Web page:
Rainforest Tree Houses
Microbes, including fungi, are always adapting to different environmental conditions and phytopathologists are continually faced with the management of new diseases and the resurgence of old ones. Amidst growing concerns about the environment and food security, the development of management strategies that minimize crop losses and promote sustainable agriculture is increasingly important.
This book offers one of the most comprehensive studies of social pathology to date, following a cross-disciplinary and methodologically innovative approach. It is written for anyone concerned with understanding current social conditions, individual health, and how we might begin to collectively conceive of a more reconciled postcapitalist world.
This volume explores intergenerational practices and their impact on social sustainability. It links sustainability concepts from various contexts with intergenerational related dimensions and applies them to programmatic efforts to address different social problems such as underperforming educational and work-related systems, failing support systems for dependent or vulnerable populations and community renewal and regeneration efforts. To this end the core argument is to present issues related to age, aging, and generations not only as challenges or even problems but as sources for the development of innovative responses to some tenacious societal issues and for paving pathways to facilitate improved quality of live for all generations.
For societies to be sustainable all generations must coexist at any given time and across time (non-contemporary generations). Hence, the ultimate vision presented here is one of a sustainable intergenerational way of life as both a conceptual tool and as a call for action. Intergenerational pathways are introduced as compelling and effective strategies for improving health and well-being across the lifespan, strengthening families, improving under-performing educational and work-related systems, and helping to build more cohesive, caring communities.
Reviewing some of the historical factors and developments influencing intergenerational studies, as well as presenting regional case studies and comparative research of various models, approaches and applications, this book intends to present successful international intergenerational models that may be applied to everyday multigenerational practices in institutions such as learning, education, family life, housing, healthcare, employment and community development.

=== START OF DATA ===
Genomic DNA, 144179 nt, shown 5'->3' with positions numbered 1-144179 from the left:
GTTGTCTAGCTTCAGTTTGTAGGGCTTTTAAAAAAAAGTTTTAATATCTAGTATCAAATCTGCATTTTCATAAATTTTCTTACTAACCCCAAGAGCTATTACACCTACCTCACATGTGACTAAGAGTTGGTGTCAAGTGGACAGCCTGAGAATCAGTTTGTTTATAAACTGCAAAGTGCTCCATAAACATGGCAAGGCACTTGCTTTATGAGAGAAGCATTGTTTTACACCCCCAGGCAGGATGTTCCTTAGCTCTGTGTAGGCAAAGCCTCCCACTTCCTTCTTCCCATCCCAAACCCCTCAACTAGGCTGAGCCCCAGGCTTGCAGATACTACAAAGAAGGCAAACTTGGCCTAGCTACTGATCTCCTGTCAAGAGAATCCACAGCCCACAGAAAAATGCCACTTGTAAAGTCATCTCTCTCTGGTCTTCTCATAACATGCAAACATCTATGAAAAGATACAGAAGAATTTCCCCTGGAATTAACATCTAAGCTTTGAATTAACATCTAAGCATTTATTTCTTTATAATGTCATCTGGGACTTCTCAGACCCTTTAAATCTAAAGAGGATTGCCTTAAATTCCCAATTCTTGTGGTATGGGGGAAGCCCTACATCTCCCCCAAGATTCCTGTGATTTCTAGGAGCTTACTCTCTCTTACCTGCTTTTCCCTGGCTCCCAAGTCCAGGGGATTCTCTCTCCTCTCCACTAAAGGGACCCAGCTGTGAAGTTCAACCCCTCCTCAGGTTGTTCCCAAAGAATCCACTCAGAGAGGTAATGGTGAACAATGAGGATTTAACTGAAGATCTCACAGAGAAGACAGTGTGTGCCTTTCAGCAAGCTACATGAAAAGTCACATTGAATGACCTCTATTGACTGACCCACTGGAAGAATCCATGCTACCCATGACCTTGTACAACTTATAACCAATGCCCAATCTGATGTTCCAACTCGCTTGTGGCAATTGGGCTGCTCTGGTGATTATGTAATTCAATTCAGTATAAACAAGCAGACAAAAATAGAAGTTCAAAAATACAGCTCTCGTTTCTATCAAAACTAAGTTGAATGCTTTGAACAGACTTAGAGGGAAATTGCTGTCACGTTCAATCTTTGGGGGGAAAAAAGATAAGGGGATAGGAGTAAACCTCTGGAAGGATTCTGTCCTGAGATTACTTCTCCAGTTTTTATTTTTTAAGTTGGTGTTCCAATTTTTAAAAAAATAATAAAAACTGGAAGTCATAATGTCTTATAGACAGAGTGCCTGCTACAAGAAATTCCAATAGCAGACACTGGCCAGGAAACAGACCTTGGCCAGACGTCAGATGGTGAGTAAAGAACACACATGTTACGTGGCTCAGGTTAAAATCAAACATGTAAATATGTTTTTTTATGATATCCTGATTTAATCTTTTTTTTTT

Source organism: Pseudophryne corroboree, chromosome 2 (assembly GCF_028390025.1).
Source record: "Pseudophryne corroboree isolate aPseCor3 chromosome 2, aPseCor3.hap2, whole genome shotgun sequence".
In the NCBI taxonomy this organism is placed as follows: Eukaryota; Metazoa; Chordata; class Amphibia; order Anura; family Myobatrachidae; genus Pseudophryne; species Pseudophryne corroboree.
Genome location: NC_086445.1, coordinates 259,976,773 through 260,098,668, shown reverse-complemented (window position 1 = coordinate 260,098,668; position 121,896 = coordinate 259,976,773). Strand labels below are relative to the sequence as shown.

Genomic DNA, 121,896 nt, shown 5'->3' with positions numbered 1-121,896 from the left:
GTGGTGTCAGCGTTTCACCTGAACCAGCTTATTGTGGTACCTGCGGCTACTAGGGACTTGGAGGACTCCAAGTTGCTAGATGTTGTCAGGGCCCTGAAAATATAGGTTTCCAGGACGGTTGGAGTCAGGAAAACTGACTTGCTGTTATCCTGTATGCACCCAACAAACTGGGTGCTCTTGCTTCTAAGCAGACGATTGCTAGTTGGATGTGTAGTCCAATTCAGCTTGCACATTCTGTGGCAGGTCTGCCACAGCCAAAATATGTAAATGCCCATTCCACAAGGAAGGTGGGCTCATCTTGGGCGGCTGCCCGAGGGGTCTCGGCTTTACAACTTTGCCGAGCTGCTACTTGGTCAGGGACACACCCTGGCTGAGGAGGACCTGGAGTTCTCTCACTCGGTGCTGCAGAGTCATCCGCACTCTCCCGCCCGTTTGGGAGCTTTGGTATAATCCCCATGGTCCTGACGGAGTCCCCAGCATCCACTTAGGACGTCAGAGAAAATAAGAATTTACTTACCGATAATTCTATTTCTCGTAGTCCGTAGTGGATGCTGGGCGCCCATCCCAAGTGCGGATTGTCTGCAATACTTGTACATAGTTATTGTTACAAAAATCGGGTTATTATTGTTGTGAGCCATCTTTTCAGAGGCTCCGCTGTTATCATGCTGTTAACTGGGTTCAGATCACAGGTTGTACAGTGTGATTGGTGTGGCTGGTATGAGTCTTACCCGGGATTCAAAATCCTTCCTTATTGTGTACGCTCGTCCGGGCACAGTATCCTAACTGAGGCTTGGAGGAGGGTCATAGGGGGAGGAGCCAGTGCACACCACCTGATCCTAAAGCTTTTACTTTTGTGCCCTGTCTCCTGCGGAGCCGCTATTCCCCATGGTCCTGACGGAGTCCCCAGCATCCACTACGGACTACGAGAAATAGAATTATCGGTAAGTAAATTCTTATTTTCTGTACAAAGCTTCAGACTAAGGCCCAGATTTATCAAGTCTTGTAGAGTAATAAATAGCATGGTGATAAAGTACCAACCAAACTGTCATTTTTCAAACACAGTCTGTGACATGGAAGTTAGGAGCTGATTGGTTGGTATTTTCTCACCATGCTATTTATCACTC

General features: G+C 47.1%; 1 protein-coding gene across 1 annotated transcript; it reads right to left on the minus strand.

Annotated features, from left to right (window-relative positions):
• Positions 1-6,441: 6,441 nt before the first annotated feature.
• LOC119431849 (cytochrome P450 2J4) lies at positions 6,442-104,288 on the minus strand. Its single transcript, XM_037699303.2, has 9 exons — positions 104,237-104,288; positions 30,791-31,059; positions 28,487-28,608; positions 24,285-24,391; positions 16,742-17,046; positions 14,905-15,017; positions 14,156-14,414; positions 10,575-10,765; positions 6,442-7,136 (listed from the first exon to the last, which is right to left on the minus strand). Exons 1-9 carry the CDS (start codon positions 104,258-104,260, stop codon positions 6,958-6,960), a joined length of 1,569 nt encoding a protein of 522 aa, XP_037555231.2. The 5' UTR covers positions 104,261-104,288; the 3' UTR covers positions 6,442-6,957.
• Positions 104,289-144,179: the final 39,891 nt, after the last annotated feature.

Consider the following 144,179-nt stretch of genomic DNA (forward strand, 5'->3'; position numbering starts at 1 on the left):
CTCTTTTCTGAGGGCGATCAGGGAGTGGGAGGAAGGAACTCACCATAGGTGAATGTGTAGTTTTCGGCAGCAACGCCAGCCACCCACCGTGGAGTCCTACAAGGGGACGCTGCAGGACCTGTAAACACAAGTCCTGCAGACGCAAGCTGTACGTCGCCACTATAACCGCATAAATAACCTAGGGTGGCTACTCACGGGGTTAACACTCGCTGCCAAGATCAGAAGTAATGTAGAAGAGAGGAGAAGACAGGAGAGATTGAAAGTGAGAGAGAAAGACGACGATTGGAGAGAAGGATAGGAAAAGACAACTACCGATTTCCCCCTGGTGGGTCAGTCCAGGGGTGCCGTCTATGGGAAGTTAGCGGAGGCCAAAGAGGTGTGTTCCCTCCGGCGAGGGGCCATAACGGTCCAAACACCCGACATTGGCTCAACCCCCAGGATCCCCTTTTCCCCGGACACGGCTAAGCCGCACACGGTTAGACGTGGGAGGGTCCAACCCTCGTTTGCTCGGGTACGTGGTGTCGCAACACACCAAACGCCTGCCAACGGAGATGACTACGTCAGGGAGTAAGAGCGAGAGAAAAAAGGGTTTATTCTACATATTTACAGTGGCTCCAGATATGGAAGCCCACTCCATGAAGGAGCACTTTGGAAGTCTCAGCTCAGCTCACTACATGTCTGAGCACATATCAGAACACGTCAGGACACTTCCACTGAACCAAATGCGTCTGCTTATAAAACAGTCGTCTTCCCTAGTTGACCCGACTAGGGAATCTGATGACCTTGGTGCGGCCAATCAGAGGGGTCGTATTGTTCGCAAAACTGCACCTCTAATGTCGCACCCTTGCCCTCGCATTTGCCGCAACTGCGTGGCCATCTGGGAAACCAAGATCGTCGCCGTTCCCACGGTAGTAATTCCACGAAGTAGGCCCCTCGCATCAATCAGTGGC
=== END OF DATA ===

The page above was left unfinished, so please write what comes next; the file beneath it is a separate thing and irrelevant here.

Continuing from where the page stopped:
The intergenerational programs and practices highlighted in this accessible resource for students, academics and practitioners set a positive tone and an empowering direction for how modern societies can navigate and find opportunity amidst challenging demographic and social changes.
The vast majority of the countries of the world are now facing an imminent energy crisis, particularly the USA, China, India, Japan and EU countries, but also developing countries having to boost their economic growth precisely when more powerful economies will prevent them from using the limited supply of fossil energy.
Despite this crisis, current protocols of energy accounting have been developed for dealing with fossil energy exclusively and are therefore not useful for the analysis of alternative energy sources. The first part of the book illustrates the weakness of existing analyses of energy problems: the science of energy was born and developed neglecting the issue of scale. The authors argue that it is necessary to adopt more complex protocols of accounting and analysis in order to generate robust energy scenarios and effective assessments of the quality of alternative energy sources.
The second part of the book introduces the concept of energetic metabolism of modern societies and uses empirical results. The authors present an innovative approach - Multi-Scale Integrated Analysis of Societal and Ecosystem Metabolism (MuSIASEM) - capable of characterizing the quality of alternative energy sources in relation to both environmental constraints and socio-economic requirements. This method allows the metabolic pattern of a society to be described in relation to its feasibility, when looking at biophysical factors, and desirability, when looking at socio-economic factors.
This book is written as a "how-to" handbook, providing step-by-step guidance on creating a pathway to student learning, including 26 workboxes (also available free online) that lead you through each element of the course design process and promote a rich reflection process akin to being in a workshop setting. The authors prompt you to (1) consider the distinctive characteristics of your students; (2) clearly articulate your course learning goals; (3) create aligned summative assessments; (4) identify the specific knowledge, skills, and attitudes students will need in order to be successful; (5) craft effective learning experiences, informed by the well-documented research on how people learn; and (6) incorporate formative assessment to ensure you and your students are staying on track.
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